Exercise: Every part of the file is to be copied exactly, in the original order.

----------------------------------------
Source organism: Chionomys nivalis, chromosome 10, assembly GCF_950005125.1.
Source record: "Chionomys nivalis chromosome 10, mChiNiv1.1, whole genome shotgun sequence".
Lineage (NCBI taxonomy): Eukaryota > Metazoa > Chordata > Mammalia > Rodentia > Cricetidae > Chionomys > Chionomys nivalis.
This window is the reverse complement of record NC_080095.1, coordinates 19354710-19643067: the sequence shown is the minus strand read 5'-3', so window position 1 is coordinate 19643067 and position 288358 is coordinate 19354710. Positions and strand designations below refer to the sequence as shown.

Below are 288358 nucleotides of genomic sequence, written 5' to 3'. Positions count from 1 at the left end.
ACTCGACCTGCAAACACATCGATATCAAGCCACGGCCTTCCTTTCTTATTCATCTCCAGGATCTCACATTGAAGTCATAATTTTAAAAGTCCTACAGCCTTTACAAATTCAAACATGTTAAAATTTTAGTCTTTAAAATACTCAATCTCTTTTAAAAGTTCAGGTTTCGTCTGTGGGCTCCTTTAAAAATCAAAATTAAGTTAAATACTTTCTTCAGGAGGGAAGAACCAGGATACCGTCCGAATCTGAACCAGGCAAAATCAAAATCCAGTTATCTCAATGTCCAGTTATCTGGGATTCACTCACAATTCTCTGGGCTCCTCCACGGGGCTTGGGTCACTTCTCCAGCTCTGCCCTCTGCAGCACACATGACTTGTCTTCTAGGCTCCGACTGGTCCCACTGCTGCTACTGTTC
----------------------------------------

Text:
Source organism: Chionomys nivalis, chromosome 10, assembly GCF_950005125.1.
Source record: "Chionomys nivalis chromosome 10, mChiNiv1.1, whole genome shotgun sequence".
Lineage (NCBI taxonomy): Eukaryota > Metazoa > Chordata > Mammalia > Rodentia > Cricetidae > Chionomys > Chionomys nivalis.
This window is the reverse complement of record NC_080095.1, coordinates 19354710-19643067: the sequence shown is the minus strand read 5'-3', so window position 1 is coordinate 19643067 and position 288358 is coordinate 19354710. Positions and strand designations below refer to the sequence as shown.

Below are 288358 nucleotides of genomic sequence, written 5' to 3'. Positions count from 1 at the left end.
ACTCGACCTGCAAACACATCGATATCAAGCCACGGCCTTCCTTTCTTATTCATCTCCAGGATCTCACATTGAAGTCATAATTTTAAAAGTCCTACAGCCTTTACAAATTCAAACATGTTAAAATTTTAGTCTTTAAAATACTCAATCTCTTTTAAAAGTTCAGGTTTCGTCTGTGGGCTCCTTTAAAAATCAAAATTAAGTTAAATACTTTCTTCAGGAGGGAAGAACCAGGATACCGTCCGAATCTGAACCAGGCAAAATCAAAATCCAGTTATCTCAATGTCCAGTTATCTGGGATTCACTCACAATTCTCTGGGCTCCTCCACGGGGCTTGGGTCACTTCTCCAGCTCTGCCCTCTGCAGCACACATGACTTGTCTTCTAGGCTCCGACTGGTCCCACTGCTGCTACTGTTC